Free speechIn the fall of 2012, Dominic Celletti, a criminal justice student at Rock Valley College (RVC), filed suit in Federal court against RVC President Jack Becherer, Student Life Manager Quiana Preston, and the Board of Trustees. Celletti alleged that RVC infringed on his freedom of speech with burdensome and arbitrary policy restrictions concerning campus bulletin boards. In April of this year, Judge Philip Reinhard granted a motion to dismiss the case and gave Celletti the opportunity to file an amended complaint, which he did on July 15th.

The suit stemmed from an incident in the fall of 2011. On September 2, 2011, Celletti approached staff at the Student Life Center about his ability to post flyers urging students to get involved in civil rights issues around campus. The flyer was a simple design featuring a call for students to read the U.S. Constitution and a “Don’t Tread on Me” flag, with Dominic’s phone number.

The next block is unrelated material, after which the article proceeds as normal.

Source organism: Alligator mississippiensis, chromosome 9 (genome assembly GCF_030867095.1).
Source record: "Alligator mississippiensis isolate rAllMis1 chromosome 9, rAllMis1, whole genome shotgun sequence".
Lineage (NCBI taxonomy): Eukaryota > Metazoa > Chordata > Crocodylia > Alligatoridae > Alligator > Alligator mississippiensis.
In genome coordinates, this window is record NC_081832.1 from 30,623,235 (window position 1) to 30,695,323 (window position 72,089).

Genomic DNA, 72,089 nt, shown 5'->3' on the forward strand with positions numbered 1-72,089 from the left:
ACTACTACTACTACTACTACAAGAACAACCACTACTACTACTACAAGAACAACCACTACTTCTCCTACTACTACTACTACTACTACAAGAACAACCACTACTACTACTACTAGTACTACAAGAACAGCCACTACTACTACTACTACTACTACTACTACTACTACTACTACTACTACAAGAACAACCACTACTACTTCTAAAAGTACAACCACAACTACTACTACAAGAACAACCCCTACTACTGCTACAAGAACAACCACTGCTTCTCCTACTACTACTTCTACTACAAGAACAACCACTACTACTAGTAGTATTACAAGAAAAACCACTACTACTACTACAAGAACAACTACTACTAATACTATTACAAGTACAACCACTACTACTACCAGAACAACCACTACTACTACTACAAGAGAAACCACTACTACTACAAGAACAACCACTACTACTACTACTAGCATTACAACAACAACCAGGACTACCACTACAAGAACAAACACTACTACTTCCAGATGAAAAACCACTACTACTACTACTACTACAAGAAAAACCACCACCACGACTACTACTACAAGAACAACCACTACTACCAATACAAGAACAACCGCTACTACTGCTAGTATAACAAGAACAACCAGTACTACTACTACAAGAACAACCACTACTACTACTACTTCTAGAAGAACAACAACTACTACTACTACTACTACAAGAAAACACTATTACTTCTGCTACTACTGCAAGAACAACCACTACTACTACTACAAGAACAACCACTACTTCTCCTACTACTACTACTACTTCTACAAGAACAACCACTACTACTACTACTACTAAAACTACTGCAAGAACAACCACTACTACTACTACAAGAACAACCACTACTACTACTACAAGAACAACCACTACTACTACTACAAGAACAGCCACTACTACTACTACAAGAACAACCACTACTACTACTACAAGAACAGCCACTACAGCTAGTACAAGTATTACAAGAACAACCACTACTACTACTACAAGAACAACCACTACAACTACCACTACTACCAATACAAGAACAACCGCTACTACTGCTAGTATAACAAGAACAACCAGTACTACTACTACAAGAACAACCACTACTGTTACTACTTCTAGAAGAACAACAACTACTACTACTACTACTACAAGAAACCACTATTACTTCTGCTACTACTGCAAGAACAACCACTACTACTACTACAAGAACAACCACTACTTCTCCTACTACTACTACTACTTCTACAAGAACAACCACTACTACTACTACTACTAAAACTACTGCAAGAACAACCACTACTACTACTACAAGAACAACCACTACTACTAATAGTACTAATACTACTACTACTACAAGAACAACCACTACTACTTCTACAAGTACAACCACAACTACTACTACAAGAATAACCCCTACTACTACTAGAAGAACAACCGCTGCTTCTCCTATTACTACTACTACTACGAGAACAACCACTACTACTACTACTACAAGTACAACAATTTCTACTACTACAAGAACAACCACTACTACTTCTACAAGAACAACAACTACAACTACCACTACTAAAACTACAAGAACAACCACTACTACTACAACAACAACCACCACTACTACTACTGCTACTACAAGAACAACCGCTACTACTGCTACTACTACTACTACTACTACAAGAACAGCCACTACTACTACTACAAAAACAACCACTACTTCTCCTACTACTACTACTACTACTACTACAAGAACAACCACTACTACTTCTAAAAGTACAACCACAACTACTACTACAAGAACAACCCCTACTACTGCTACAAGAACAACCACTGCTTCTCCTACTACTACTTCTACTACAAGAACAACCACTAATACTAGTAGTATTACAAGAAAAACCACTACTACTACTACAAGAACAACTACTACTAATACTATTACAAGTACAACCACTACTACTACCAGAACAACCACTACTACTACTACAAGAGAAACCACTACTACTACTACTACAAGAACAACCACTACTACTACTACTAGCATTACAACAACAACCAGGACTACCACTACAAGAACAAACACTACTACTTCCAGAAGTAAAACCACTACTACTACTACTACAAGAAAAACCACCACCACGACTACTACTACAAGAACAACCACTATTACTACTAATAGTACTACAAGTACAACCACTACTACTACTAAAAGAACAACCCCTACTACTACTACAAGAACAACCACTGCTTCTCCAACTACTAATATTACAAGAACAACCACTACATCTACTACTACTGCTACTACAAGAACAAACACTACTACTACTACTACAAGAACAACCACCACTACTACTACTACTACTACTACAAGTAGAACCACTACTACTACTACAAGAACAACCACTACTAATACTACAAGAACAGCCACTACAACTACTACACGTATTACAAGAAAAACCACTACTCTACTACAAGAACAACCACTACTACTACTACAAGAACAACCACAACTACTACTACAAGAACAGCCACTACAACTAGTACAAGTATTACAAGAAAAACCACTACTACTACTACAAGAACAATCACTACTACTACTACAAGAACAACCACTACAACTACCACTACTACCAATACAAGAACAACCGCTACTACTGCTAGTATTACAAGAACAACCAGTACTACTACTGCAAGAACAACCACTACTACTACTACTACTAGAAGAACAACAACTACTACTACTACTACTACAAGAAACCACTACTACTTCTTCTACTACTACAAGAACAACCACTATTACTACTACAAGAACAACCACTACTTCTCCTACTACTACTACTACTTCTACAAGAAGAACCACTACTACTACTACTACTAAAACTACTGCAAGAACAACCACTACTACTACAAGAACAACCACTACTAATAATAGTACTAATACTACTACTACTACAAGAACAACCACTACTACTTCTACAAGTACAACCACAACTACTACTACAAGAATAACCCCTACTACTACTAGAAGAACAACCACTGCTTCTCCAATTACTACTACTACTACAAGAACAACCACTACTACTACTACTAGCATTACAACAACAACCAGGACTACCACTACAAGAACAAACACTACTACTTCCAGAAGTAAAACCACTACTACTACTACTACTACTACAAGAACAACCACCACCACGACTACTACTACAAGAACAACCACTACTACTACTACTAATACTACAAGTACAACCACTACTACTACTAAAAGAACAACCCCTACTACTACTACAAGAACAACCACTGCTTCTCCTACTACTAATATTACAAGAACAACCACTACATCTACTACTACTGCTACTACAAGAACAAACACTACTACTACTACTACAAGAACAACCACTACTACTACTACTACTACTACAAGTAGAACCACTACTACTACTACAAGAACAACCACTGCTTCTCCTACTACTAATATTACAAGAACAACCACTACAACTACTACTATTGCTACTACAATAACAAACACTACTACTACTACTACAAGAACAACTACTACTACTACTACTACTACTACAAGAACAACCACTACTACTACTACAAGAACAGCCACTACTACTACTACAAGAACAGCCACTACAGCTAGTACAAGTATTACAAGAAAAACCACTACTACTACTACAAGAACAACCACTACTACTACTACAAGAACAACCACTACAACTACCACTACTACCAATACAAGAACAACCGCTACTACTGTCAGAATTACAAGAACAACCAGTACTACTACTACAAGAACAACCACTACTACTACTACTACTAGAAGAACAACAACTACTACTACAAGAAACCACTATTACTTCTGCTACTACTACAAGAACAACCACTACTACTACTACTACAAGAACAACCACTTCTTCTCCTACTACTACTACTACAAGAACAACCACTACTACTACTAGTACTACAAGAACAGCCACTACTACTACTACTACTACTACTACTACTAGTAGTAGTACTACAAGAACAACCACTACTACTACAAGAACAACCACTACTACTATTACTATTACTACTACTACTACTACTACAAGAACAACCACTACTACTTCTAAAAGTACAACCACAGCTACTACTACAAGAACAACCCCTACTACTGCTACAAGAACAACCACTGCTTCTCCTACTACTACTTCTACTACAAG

When Celletti inquired about posting the flyers, he was told that he was not allowed to post on campus bulletin boards because he was not a member of a campus club. As a non-affiliated student, he could be given access to one “free” and one “event” board in the Student Center Building.

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Latinos’ Increasing Role in Local Politics Good for the Community

By Michael Kleen ~ Published July 10, 2013 at the Rock River Times

Hispanic PatriotSoon after the election in April, Register Star reporter Isaac Guerrero asked in his blog, “When will Rockford Latinos exercise political power?” After all, he reasoned, the number of Latinos/Hispanics in Rockford grew nearly 58 percent between 2000 and 2010, while in the same period the non-Hispanic white population declined 9 percent. There are no less than two Spanish language newspapers in Rockford, and Hispanics are opening new businesses at an encouraging rate.